Some parents I see online (mainly in the UK) seem to be getting very concerned about their primary children falling behind. This is evident that the top sellers in all books on Amazon are primary school education books. My thinking is that all the kids are in the same boat, it’s not like one child is off school and everyone else is continuing without them. The teachers will make sure that everyone catches up so doing the work the school sent should be enough, we need to be kind to ourselves in these unusual times.

Sunny walks

At the moment we are lucky in Denmark as we are allowed to go out and about as long as it is in small groups and we practice social distancing. The police were concerned that over the weekend too many people were gathering in groups of more than 10 people and they have instigated fines of 1500dkk for this. I think the news said that around 70 groups had been fined so in the wider scheme of things, I think this shows that the Danes are taking this seriously. However today (LINK) I saw that some parks and outdoor exercise places have been closed as people are not social distancing enough.

The weather has been amazingly sunny although still fairly chilly so we have been making sure we are taking a walk everyday. We are lucky to live close to the beach on Amager so this is the perfect spot for a nice long walk and to fly a kite.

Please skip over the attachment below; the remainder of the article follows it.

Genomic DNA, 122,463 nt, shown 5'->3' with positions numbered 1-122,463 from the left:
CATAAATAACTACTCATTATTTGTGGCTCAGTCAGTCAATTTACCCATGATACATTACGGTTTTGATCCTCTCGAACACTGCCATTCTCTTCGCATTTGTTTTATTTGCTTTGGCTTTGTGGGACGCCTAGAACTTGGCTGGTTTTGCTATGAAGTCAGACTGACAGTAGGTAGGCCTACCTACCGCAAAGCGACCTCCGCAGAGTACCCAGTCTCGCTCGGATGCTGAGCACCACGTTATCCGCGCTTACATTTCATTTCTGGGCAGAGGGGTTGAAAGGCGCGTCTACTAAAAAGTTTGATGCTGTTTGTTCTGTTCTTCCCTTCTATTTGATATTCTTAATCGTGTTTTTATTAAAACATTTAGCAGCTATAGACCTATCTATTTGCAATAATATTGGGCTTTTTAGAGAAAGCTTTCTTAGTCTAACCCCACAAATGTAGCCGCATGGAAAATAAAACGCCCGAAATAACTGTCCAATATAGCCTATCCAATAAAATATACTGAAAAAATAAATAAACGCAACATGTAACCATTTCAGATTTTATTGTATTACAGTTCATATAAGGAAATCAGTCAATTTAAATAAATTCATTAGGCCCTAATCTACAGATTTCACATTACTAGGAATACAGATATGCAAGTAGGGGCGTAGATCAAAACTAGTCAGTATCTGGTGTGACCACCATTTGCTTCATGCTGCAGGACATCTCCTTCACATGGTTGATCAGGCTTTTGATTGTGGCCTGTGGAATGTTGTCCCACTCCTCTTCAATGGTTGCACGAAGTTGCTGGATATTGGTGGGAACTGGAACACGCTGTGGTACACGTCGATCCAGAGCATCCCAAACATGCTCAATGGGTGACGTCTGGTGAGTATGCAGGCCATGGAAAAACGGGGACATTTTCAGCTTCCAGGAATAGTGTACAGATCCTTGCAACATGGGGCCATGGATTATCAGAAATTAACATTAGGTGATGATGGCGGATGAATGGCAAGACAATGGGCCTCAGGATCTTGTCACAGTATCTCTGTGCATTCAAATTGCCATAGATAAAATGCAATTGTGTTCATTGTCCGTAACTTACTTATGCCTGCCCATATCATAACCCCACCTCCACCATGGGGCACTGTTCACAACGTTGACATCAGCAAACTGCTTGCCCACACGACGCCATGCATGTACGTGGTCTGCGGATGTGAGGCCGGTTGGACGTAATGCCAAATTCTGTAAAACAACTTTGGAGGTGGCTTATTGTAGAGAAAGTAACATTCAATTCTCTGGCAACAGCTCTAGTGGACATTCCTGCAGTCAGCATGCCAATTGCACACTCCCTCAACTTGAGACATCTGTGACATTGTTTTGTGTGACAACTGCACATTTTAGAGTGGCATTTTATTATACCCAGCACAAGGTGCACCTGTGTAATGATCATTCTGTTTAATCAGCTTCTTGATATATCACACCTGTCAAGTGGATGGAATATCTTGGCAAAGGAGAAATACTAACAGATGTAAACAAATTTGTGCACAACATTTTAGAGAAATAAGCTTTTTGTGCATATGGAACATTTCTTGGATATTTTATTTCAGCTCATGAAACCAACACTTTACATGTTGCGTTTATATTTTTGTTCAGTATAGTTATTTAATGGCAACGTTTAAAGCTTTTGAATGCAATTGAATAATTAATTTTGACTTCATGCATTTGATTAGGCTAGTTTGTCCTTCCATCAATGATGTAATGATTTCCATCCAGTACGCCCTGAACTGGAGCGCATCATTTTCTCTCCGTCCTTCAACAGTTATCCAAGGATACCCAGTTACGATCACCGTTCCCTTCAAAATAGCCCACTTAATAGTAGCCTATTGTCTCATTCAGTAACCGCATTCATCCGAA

Less food waste

As people in Denmark have ceased their few days of pretty moderate panic buying a few weeks ago, the supermarkets are well stocked. However there is a long wait to get a food delivery slot with the main online grocer, Nemlig. We have also been keeping trips to the supermarket to a minimum. I have found that although we don’t create a lot of food waste normally we are getting through all the food in our fridge before restocking.

Importance of cultural sites and libraries

I am a huge fan of the cultural sites and libraries in Copenhagen and being at home but not able to visit them as we would do during the holidays is a real shame. As I mentioned about home schooling, if I were to do this actively I would take my son to one of the relevant museums to support what is he learning. For example a current project he has from school is about the Middle Ages, which would come to life with a visit to a museum. That said many of the museums here are offering virtual tours (Thorvaldsens MuseumNational Museum, HC Andersen’s House in Odense) 

Crazy Hair

I saw a joke on social media that we are all twelve weeks away from knowing everyone’s real hair colour. Both my son and I were scheduled to go to Sharon for a hair cut a few weeks ago but once the Government shut all hairdressers until after Easter we are now stuck with hair growing longer and more out of control every day. My white hairs, which I’d planned to have hidden under some splendid new highlights, are really enjoying themselves, multiplying by the second it feels! I decided to use some clippers to sort out the worse of my son’s hair and I can say, along with becoming a teacher, I am not cut out to be a hairdresser either!